About Me


Powered by Blogger.
Tuesday, June 19, 2012

Getting into Harvard

It's an election year, and the polls suggest it will be a tossup as to who will be president come next January. But we already know one thing. Barring an untimely death, or a stunning third party surge, we will have a Harvard graduate as president for the next  four years. In fact, President Obama and Governor Romney have three Harvard degrees between them, Romney with two (law and business) and Obama with one (law). This is not news really. Harvard and Yale graduates have monopolized the presidency since 1988. If you are 24, you have yet to see a non Harvard or Yale grad as a president, and we look to take that to 28. By comparison in the 43 years between Roosevelt and George H.W. Bush, only John F. Kennedy had an Ivy League degree, also from Harvard. Harry Truman did not even have a college degree.

Considering the tiny percentage of our population with degrees from one of these two institutions, who can blame parents and students for concluding that the single most statistically significant step you can take on the road to power is an Ivy League education. In a competitive society like ours, the importance of a high class education has not been lost on parents who want their children to succeed, and on children who want to succeed. No one wants to be left out, and no one wants their children to be left out.

Academic success starts young, and getting children into first rate childcare, pre-Kindergarten, and elementary schools has become a contact sport. Entrance into top notch prep schools or magnet high schools is equally competitive. Whole industries have developed around getting kids into the best colleges. Three articles I came across recently have heightened by awareness of this concern.

This article appeared on the front page of the New York Times a week ago Sunday, about students taking prescription drugs to improve school performance as well as test scores. Taking these drugs for purposes not intended is illegal, and also comes with health risks. Stimulants taken by students include Aderall, Ritalin, and Vyvanse. A New York psychologist who treats adolescents says of private schools in the area, "It's not as if there is one school where this is the culture. This is the culture." According to a Drug Enforcement Agency agent, "We're seeing it all across the United States."

And why not? The pay off is high. Not getting into a top school leads to a less than satisfying life with potential unfilled. Getting into a top school is the path to a rich, fulfilling and satisfying life. For the same reason incentive is high for a AAA baseball player to take something to push him into a major league caliber player, so it is for children looking to get into top schools.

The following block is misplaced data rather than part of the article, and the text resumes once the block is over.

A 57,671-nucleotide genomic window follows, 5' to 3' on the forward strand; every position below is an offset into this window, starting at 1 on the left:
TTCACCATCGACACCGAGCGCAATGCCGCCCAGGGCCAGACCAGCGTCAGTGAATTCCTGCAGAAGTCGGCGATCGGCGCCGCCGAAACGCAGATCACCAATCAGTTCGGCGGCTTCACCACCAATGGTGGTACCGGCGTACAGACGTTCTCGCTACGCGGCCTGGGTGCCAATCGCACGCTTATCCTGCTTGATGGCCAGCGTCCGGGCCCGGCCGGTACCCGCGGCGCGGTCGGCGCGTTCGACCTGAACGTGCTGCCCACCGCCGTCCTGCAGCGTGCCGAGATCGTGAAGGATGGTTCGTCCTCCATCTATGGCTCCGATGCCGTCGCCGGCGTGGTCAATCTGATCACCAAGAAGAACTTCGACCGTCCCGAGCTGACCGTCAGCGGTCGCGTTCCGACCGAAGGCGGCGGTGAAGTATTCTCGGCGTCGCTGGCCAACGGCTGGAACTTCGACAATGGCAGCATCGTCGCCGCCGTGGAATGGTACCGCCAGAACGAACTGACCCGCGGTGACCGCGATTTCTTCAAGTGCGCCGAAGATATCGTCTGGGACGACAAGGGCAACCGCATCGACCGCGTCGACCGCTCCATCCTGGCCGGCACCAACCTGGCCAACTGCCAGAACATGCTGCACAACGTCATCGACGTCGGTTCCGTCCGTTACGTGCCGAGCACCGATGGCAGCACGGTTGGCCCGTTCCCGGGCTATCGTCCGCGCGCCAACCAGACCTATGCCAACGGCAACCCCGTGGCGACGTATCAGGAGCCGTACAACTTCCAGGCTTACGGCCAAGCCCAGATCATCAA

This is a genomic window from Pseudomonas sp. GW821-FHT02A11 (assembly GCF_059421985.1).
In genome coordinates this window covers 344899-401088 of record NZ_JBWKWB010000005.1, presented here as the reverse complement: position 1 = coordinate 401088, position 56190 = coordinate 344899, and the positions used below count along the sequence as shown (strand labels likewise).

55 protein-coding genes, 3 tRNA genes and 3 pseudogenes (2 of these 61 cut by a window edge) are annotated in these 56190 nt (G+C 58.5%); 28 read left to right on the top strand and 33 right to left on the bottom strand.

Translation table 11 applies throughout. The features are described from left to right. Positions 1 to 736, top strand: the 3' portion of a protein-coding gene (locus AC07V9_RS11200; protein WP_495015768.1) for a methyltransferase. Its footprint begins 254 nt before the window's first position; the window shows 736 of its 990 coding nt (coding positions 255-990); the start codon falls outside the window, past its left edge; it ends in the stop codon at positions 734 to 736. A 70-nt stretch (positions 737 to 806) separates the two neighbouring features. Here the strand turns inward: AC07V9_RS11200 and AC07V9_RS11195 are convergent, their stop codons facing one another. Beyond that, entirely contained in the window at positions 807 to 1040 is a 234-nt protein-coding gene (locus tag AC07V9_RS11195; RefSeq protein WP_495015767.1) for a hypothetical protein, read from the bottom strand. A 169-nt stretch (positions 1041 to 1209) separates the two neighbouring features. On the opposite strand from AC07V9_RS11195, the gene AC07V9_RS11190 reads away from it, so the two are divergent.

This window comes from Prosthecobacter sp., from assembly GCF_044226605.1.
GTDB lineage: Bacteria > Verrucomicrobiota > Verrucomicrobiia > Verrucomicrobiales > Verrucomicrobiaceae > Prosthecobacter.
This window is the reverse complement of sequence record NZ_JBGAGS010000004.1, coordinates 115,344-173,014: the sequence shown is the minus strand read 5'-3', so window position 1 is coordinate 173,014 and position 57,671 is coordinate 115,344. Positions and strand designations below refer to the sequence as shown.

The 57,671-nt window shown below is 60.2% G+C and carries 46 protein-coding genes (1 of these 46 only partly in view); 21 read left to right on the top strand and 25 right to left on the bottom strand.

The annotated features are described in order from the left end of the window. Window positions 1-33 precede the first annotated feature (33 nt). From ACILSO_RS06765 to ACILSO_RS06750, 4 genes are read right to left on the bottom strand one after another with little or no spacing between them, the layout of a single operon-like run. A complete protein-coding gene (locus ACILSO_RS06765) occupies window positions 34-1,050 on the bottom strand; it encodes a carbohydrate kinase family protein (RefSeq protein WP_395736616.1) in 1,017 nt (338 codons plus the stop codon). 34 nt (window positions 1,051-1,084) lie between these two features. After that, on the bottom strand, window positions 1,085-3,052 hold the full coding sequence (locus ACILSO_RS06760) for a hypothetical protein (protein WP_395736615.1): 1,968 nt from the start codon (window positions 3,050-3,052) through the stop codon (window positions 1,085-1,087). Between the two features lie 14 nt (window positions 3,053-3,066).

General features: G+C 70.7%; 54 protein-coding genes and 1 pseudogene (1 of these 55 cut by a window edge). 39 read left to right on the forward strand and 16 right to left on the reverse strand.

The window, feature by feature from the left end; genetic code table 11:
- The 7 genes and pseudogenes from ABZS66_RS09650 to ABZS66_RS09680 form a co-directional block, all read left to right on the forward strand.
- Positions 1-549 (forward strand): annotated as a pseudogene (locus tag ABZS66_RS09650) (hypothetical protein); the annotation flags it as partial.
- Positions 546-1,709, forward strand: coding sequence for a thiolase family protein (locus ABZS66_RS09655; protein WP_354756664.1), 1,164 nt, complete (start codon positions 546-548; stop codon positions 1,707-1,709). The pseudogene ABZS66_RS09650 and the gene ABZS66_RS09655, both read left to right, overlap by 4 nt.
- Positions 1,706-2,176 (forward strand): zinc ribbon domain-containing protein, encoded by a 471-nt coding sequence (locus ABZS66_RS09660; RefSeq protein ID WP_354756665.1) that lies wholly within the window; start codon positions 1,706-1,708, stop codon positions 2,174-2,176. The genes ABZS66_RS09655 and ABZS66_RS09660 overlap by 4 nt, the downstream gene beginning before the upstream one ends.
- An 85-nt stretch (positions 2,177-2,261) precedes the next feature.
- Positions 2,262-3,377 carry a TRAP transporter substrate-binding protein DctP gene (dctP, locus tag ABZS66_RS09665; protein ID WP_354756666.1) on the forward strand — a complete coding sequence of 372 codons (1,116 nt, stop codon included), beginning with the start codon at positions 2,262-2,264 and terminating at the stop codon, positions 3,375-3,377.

I read a review of this book on the purpose of a college education. The author is troubled that a college education has become utilitarian, another consumer product which will help the student achieve economic success, getting a good job, making good money. The author makes the point that college used to be about making citizens who contribute to society. The children taking Aderall and their parents seem to be more concerned about preparing students for personal achievement rather than contributing to society.

Finally, this book seems to me to be a variation on the theme. Although the topic of this book is not higher education, it fits the theme of parents spending family resources of time and money to enhance the likelihood of their children's individual achievements.

These things have me in a reflective mood. Why do I want my children to do well in school? Why do I want them to be in challenging classes? Why do I want them to go to a good college? Do well on ISTEPs? SATs? Why is it so important that they learn how to pitch a baseball, how to act, play the piano well? Is it for me? For them? For society? What is the point of a college education? What is the point of raising children at all? What does it mean that some children have access to a good education and some do not? Should I be answering these questions differently as a Christian?

These questions don't have simple answers, but they are important question with which we should be wrestling. How do some of you answer them?


Stuart Showalter said...
This comment has been removed by the author.
Stuart Showalter said...

Thank you, Phil. Insightful. Excellent commentary. I'm thankful for an excellent education received at a Mennonite college and, for graduate school, at two public universities. None of which are Ivy League or located in the Northeast. Education is important, but in my judgment, parents have gone overboard in the pursuit of what they perceive to be the very best.

Dan Koop Liechty said...

Jill and I have spent a great deal of time grappling with these issues and would love to be involved in an ongoing conversation related to the role of privileged Christians in helping bring up the quality of education for all students. This is, in part, why Jill spends her time volunteering in a school that our children do not attend.

Phil Waite said...

Dan, This is an important question. I think this is a conversation wealth worth our time at CMC. Perhaps a Sunday School elective? Anyone else interested?

Jim Caskey said...

I'm interested.

Phil Waite said...

Thanks Jim.